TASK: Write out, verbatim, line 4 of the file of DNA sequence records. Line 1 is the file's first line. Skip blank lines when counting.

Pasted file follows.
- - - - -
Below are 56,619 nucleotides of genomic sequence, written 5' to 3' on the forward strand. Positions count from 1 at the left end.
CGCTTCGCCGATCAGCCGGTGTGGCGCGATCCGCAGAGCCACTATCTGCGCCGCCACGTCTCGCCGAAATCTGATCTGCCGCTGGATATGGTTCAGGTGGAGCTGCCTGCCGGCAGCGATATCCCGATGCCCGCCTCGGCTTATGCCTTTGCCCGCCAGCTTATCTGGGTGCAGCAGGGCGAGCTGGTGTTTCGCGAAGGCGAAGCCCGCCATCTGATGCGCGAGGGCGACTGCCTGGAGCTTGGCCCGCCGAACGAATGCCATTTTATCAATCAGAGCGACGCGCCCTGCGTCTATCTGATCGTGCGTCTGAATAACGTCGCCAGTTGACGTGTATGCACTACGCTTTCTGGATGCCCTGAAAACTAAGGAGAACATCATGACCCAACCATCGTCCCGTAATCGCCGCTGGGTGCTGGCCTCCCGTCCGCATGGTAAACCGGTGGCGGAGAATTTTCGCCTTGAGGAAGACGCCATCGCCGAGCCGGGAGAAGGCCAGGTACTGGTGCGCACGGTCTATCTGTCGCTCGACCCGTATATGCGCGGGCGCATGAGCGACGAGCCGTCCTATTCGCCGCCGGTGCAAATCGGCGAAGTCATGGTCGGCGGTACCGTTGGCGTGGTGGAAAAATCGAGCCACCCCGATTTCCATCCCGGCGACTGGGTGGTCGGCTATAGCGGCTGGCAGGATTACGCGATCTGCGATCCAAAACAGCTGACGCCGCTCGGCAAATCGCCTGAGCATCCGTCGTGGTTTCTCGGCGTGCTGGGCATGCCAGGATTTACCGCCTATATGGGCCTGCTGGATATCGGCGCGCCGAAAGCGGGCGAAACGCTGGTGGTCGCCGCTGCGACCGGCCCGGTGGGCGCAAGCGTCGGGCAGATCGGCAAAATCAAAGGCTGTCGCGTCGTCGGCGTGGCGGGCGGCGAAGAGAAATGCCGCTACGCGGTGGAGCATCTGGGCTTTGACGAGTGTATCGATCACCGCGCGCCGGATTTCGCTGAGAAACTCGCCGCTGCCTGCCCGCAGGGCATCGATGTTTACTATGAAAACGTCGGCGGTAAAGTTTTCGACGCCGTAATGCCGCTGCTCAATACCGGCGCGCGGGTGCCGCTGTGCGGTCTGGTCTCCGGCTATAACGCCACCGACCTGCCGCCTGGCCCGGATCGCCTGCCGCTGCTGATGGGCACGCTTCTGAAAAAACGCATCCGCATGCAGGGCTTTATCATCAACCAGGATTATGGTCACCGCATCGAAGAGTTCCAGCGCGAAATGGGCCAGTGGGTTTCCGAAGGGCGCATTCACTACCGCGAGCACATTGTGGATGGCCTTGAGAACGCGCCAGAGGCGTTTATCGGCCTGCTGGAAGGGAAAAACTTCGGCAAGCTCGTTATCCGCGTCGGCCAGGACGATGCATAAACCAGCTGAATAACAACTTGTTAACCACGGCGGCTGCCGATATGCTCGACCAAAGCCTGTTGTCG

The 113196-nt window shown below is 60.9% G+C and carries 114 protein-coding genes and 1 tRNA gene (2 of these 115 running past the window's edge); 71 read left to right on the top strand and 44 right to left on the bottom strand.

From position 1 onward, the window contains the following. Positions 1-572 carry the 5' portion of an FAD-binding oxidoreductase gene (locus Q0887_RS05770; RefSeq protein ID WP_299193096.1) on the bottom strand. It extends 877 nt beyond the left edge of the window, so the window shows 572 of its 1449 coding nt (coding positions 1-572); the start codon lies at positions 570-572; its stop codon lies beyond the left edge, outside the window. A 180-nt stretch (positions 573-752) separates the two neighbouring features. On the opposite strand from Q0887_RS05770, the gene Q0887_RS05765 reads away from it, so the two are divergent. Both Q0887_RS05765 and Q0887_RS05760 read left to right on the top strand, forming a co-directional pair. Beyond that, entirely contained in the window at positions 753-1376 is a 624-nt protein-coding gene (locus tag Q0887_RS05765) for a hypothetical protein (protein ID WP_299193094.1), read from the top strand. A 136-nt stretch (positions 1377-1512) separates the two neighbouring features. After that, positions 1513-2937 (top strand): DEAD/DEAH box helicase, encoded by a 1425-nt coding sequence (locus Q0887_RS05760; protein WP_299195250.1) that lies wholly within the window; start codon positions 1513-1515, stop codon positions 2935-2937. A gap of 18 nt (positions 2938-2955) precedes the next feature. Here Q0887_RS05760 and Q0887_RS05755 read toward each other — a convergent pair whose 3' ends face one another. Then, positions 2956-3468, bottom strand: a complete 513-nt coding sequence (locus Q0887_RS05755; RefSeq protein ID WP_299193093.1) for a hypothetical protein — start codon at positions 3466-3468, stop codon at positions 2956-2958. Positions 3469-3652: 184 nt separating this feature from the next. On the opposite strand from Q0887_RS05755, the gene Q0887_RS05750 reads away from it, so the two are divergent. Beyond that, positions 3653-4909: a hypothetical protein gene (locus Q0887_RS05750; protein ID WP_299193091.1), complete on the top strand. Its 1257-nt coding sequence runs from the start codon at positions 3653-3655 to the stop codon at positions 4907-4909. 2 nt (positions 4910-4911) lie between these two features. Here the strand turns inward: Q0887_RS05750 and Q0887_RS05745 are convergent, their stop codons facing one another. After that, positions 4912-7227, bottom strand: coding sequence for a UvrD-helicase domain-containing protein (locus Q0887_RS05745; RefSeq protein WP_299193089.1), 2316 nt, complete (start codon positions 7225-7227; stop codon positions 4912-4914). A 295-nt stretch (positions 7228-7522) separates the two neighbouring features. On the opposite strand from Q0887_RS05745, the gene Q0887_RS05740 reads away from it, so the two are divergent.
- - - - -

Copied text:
From position 1 onward, the window contains the following. Positions 1-572 carry the 5' portion of an FAD-binding oxidoreductase gene (locus Q0887_RS05770; RefSeq protein ID WP_299193096.1) on the bottom strand. It extends 877 nt beyond the left edge of the window, so the window shows 572 of its 1449 coding nt (coding positions 1-572); the start codon lies at positions 570-572; its stop codon lies beyond the left edge, outside the window. A 180-nt stretch (positions 573-752) separates the two neighbouring features. On the opposite strand from Q0887_RS05770, the gene Q0887_RS05765 reads away from it, so the two are divergent. Both Q0887_RS05765 and Q0887_RS05760 read left to right on the top strand, forming a co-directional pair. Beyond that, entirely contained in the window at positions 753-1376 is a 624-nt protein-coding gene (locus tag Q0887_RS05765) for a hypothetical protein (protein ID WP_299193094.1), read from the top strand. A 136-nt stretch (positions 1377-1512) separates the two neighbouring features. After that, positions 1513-2937 (top strand): DEAD/DEAH box helicase, encoded by a 1425-nt coding sequence (locus Q0887_RS05760; protein WP_299195250.1) that lies wholly within the window; start codon positions 1513-1515, stop codon positions 2935-2937. A gap of 18 nt (positions 2938-2955) precedes the next feature. Here Q0887_RS05760 and Q0887_RS05755 read toward each other — a convergent pair whose 3' ends face one another. Then, positions 2956-3468, bottom strand: a complete 513-nt coding sequence (locus Q0887_RS05755; RefSeq protein ID WP_299193093.1) for a hypothetical protein — start codon at positions 3466-3468, stop codon at positions 2956-2958. Positions 3469-3652: 184 nt separating this feature from the next. On the opposite strand from Q0887_RS05755, the gene Q0887_RS05750 reads away from it, so the two are divergent. Beyond that, positions 3653-4909: a hypothetical protein gene (locus Q0887_RS05750; protein ID WP_299193091.1), complete on the top strand. Its 1257-nt coding sequence runs from the start codon at positions 3653-3655 to the stop codon at positions 4907-4909. 2 nt (positions 4910-4911) lie between these two features. Here the strand turns inward: Q0887_RS05750 and Q0887_RS05745 are convergent, their stop codons facing one another. After that, positions 4912-7227, bottom strand: coding sequence for a UvrD-helicase domain-containing protein (locus Q0887_RS05745; RefSeq protein WP_299193089.1), 2316 nt, complete (start codon positions 7225-7227; stop codon positions 4912-4914). A 295-nt stretch (positions 7228-7522) separates the two neighbouring features. On the opposite strand from Q0887_RS05745, the gene Q0887_RS05740 reads away from it, so the two are divergent.